Care must be taken while introducing a new queen to your Nuc or Queen-less hive. If specific requirements are not met the bees in a colony will reject the new queen. Although no method of queen introduction is 100% foolproof a few basic conditions should be followed.
First, be absolutely sure the colony is queen-less and remove any developing Queen cells. Then allow the colony to stay queen-less for at least one day. If possible, remove the attendant bees from the cage before placing it in the hive.
Place the caged queen between the frames in a brood area with the hive’s young bees surrounding her. Face the cage wire mesh up so you can observe the reaction of the bees on the cage. Then remove a few frames from the super above the caged queen so you can peak into the hive each day without disturbing them.
Watch the bee’s reaction on the cage each day and if necessary spray a mist of sugar syrup on the bees surrounding the cage to encourage their grooming behavior. Do not release the queen until the bees act passively towards the queen; this may take 2-5 days. On the third day if bees are still acting aggressively, check each frame for any developing queen cells.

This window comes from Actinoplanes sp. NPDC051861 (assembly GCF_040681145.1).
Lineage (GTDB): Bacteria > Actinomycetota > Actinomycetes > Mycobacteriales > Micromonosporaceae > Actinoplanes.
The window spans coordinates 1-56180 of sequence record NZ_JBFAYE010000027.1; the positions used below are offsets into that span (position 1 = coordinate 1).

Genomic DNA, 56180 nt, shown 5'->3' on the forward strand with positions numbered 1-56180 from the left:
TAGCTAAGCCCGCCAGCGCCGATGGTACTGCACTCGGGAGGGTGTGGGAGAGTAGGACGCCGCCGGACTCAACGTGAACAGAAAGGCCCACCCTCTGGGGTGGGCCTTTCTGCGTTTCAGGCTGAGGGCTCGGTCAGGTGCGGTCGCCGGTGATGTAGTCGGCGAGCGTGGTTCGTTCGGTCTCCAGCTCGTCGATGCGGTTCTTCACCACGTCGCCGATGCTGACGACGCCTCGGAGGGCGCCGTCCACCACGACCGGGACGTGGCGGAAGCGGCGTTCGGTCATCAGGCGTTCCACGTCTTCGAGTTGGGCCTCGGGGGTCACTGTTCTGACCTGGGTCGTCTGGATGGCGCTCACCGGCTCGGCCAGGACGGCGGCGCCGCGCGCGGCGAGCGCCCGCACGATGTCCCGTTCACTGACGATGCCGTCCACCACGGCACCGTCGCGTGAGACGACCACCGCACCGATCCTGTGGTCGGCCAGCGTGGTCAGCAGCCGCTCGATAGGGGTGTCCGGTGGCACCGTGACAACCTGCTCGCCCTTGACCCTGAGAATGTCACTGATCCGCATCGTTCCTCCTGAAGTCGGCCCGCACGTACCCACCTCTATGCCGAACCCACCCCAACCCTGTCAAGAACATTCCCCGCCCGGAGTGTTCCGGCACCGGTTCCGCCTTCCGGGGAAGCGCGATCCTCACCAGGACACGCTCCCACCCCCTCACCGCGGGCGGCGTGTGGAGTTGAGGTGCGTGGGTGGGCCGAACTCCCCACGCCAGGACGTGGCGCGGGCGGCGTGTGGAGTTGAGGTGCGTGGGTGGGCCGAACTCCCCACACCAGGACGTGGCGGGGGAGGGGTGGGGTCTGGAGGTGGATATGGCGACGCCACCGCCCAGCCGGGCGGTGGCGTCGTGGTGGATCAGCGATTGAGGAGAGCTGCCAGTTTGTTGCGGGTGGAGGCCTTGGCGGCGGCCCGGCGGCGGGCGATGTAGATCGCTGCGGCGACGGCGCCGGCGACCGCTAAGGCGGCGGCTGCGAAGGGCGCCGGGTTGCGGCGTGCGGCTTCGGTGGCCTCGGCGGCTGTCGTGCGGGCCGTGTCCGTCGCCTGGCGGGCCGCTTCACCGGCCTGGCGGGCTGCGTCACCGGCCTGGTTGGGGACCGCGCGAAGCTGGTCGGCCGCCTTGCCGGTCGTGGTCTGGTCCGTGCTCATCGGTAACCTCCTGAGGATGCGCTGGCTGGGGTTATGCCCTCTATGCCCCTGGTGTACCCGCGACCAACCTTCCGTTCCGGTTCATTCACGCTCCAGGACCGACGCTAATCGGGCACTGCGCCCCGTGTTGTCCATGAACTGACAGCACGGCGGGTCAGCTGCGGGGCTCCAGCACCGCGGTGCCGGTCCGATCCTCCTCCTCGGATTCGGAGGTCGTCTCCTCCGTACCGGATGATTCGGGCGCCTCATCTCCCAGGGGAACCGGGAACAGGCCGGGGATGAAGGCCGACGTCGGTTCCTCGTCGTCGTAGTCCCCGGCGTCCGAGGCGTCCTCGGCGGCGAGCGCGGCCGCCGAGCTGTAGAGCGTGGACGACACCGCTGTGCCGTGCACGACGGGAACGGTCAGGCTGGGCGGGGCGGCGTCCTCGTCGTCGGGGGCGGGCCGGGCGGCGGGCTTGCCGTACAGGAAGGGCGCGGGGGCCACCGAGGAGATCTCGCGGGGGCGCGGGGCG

When the time comes for you to release the queen, watch as she walks on the comb and observe the worker bee’s reaction to her for several minutes. You should see them feed the queen as she explores her new home. If there is any sign of aggression towards the queen, carefully pick her up with your thumb and forefinger surrounding her thorax and place her back into the cage. If the candy plug and cork are gone, use a piece of burr comb to block the entrance hole.
Once the queen is out, check, a few days later, for signs of eggs. When she has established her own brood nest, the re-queening has been successful.